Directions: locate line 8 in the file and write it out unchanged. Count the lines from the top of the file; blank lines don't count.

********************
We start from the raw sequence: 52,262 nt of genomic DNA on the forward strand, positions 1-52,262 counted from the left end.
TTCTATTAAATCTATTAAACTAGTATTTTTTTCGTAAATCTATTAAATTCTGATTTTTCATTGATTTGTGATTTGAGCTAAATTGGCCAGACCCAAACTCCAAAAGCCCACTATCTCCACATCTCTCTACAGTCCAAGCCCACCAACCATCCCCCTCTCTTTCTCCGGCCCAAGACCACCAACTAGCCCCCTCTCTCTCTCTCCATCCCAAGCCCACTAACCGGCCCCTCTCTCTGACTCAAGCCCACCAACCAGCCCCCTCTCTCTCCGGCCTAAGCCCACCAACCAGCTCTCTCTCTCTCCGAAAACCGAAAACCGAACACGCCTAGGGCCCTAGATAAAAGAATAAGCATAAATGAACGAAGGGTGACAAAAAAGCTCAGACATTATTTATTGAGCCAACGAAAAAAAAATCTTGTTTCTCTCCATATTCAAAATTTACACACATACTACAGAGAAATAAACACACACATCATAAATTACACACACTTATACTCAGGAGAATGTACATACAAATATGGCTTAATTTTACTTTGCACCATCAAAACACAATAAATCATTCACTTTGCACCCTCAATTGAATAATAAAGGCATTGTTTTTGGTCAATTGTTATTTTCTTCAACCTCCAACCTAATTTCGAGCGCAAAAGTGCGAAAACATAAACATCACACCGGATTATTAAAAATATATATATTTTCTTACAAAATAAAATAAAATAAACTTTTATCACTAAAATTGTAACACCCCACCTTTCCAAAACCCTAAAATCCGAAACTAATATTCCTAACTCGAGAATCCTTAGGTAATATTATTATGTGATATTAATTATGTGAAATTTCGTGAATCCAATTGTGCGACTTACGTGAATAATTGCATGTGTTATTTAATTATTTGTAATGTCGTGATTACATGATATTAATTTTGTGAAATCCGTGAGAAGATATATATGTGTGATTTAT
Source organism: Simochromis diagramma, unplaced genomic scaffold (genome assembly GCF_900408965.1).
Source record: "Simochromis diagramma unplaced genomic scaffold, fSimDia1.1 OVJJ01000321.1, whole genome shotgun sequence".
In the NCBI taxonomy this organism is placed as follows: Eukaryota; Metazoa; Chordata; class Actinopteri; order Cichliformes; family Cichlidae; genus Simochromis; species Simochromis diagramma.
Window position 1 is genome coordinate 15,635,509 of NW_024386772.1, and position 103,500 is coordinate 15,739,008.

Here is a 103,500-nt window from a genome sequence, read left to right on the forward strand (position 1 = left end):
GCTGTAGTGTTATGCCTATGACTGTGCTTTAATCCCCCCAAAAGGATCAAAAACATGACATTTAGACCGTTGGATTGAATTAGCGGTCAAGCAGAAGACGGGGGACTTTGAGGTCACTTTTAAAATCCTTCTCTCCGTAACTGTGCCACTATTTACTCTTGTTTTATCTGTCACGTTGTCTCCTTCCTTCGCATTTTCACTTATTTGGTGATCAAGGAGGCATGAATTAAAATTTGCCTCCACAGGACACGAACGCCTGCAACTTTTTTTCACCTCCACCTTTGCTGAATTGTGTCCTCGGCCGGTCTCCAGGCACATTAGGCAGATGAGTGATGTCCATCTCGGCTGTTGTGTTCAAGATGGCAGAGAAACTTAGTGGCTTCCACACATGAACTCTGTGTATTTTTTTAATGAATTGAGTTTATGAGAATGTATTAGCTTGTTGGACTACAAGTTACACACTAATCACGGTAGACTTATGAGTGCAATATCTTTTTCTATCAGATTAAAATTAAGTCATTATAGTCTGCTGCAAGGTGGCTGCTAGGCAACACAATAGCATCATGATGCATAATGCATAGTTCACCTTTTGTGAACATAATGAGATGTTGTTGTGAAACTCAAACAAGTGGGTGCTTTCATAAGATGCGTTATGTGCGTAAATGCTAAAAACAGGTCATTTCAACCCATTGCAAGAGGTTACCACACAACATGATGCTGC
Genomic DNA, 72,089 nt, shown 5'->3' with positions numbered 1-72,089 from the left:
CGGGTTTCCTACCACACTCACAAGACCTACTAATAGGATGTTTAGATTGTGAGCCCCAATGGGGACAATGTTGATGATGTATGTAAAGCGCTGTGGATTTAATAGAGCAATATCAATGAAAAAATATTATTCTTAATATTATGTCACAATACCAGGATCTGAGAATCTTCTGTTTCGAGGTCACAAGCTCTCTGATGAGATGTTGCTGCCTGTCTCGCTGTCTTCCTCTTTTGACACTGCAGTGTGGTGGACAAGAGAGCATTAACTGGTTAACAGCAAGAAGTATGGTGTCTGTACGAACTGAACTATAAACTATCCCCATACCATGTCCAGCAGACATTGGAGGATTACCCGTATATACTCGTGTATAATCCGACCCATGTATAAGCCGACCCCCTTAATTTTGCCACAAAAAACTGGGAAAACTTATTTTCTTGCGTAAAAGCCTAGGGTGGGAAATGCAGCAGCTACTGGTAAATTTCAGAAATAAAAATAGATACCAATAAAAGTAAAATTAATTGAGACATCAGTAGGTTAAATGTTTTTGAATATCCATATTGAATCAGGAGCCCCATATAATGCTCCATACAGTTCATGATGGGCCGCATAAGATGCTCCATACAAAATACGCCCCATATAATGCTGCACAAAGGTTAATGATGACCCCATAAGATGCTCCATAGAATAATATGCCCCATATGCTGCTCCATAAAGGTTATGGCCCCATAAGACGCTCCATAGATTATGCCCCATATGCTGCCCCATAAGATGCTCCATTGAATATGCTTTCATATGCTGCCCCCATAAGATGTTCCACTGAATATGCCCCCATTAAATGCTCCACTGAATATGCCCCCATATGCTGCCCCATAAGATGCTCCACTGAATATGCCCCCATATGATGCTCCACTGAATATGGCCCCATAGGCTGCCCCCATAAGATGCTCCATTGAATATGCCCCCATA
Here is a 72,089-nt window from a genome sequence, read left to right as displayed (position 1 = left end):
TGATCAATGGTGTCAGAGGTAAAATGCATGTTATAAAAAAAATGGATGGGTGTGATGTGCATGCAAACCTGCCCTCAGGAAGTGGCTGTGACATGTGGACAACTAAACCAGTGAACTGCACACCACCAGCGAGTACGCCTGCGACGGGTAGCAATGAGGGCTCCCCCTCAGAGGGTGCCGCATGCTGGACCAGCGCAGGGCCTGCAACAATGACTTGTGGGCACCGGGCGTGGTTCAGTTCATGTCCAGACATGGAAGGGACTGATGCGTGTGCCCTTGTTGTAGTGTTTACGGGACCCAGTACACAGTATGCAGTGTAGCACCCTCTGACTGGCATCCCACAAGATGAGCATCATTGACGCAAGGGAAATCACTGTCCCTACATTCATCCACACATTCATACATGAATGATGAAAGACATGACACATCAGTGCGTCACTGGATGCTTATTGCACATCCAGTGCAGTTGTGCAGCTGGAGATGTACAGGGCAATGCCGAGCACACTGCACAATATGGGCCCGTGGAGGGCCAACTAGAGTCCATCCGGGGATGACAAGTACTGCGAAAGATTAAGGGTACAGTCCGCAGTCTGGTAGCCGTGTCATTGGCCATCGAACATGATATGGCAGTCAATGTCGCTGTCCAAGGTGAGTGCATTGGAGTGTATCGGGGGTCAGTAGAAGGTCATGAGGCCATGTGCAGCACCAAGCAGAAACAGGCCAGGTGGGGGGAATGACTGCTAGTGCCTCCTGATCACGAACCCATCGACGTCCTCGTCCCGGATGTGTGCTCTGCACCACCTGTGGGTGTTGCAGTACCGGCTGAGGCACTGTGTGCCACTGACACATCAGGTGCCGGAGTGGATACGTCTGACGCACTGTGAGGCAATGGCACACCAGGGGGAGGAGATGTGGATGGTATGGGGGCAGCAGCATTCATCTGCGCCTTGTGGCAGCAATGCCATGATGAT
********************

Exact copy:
GCTGTAGTGTTATGCCTATGACTGTGCTTTAATCCCCCCAAAAGGATCAAAAACATGACATTTAGACCGTTGGATTGAATTAGCGGTCAAGCAGAAGACGGGGGACTTTGAGGTCACTTTTAAAATCCTTCTCTCCGTAACTGTGCCACTATTTACTCTTGTTTTATCTGTCACGTTGTCTCCTTCCTTCGCATTTTCACTTATTTGGTGATCAAGGAGGCATGAATTAAAATTTGCCTCCACAGGACACGAACGCCTGCAACTTTTTTTCACCTCCACCTTTGCTGAATTGTGTCCTCGGCCGGTCTCCAGGCACATTAGGCAGATGAGTGATGTCCATCTCGGCTGTTGTGTTCAAGATGGCAGAGAAACTTAGTGGCTTCCACACATGAACTCTGTGTATTTTTTTAATGAATTGAGTTTATGAGAATGTATTAGCTTGTTGGACTACAAGTTACACACTAATCACGGTAGACTTATGAGTGCAATATCTTTTTCTATCAGATTAAAATTAAGTCATTATAGTCTGCTGCAAGGTGGCTGCTAGGCAACACAATAGCATCATGATGCATAATGCATAGTTCACCTTTTGTGAACATAATGAGATGTTGTTGTGAAACTCAAACAAGTGGGTGCTTTCATAAGATGCGTTATGTGCGTAAATGCTAAAAACAGGTCATTTCAACCCATTGCAAGAGGTTACCACACAACATGATGCTGC